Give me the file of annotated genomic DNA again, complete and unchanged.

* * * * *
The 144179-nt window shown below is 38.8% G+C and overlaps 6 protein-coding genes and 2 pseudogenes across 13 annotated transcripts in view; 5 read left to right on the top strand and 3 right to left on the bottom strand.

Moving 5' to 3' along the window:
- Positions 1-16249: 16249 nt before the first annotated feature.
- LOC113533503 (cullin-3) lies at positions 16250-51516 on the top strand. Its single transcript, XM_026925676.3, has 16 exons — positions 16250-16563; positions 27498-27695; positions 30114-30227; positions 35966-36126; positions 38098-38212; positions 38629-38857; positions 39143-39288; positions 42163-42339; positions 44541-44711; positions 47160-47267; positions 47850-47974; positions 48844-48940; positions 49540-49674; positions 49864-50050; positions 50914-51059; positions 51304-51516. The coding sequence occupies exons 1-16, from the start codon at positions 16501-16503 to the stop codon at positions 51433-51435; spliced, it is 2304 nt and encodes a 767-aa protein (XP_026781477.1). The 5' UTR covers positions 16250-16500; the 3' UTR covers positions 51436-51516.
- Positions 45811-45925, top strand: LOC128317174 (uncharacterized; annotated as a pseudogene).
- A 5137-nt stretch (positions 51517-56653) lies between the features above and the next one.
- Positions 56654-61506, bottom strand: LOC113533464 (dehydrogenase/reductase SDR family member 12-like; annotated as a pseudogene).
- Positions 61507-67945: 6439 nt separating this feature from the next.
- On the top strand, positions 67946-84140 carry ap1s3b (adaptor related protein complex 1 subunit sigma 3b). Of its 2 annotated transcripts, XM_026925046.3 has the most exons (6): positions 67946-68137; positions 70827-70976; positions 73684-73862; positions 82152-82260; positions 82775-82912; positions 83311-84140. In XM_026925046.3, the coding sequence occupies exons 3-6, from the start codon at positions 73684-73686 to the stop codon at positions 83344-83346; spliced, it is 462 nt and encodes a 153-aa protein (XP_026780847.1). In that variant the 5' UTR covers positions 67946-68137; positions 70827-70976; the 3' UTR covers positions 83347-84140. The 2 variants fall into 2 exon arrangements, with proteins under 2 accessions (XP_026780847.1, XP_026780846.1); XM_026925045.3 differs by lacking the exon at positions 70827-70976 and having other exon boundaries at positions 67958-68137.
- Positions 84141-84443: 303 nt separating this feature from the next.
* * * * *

The 144179-nt window shown below is 38.8% G+C and overlaps 6 protein-coding genes and 2 pseudogenes across 13 annotated transcripts in view; 5 read left to right on the top strand and 3 right to left on the bottom strand.

Moving 5' to 3' along the window:
- Positions 1-16249: 16249 nt before the first annotated feature.
- LOC113533503 (cullin-3) lies at positions 16250-51516 on the top strand. Its single transcript, XM_026925676.3, has 16 exons — positions 16250-16563; positions 27498-27695; positions 30114-30227; positions 35966-36126; positions 38098-38212; positions 38629-38857; positions 39143-39288; positions 42163-42339; positions 44541-44711; positions 47160-47267; positions 47850-47974; positions 48844-48940; positions 49540-49674; positions 49864-50050; positions 50914-51059; positions 51304-51516. The coding sequence occupies exons 1-16, from the start codon at positions 16501-16503 to the stop codon at positions 51433-51435; spliced, it is 2304 nt and encodes a 767-aa protein (XP_026781477.1). The 5' UTR covers positions 16250-16500; the 3' UTR covers positions 51436-51516.
- Positions 45811-45925, top strand: LOC128317174 (uncharacterized; annotated as a pseudogene).
- A 5137-nt stretch (positions 51517-56653) lies between the features above and the next one.
- Positions 56654-61506, bottom strand: LOC113533464 (dehydrogenase/reductase SDR family member 12-like; annotated as a pseudogene).
- Positions 61507-67945: 6439 nt separating this feature from the next.
- On the top strand, positions 67946-84140 carry ap1s3b (adaptor related protein complex 1 subunit sigma 3b). Of its 2 annotated transcripts, XM_026925046.3 has the most exons (6): positions 67946-68137; positions 70827-70976; positions 73684-73862; positions 82152-82260; positions 82775-82912; positions 83311-84140. In XM_026925046.3, the coding sequence occupies exons 3-6, from the start codon at positions 73684-73686 to the stop codon at positions 83344-83346; spliced, it is 462 nt and encodes a 153-aa protein (XP_026780847.1). In that variant the 5' UTR covers positions 67946-68137; positions 70827-70976; the 3' UTR covers positions 83347-84140. The 2 variants fall into 2 exon arrangements, with proteins under 2 accessions (XP_026780847.1, XP_026780846.1); XM_026925045.3 differs by lacking the exon at positions 70827-70976 and having other exon boundaries at positions 67958-68137.
- Positions 84141-84443: 303 nt separating this feature from the next.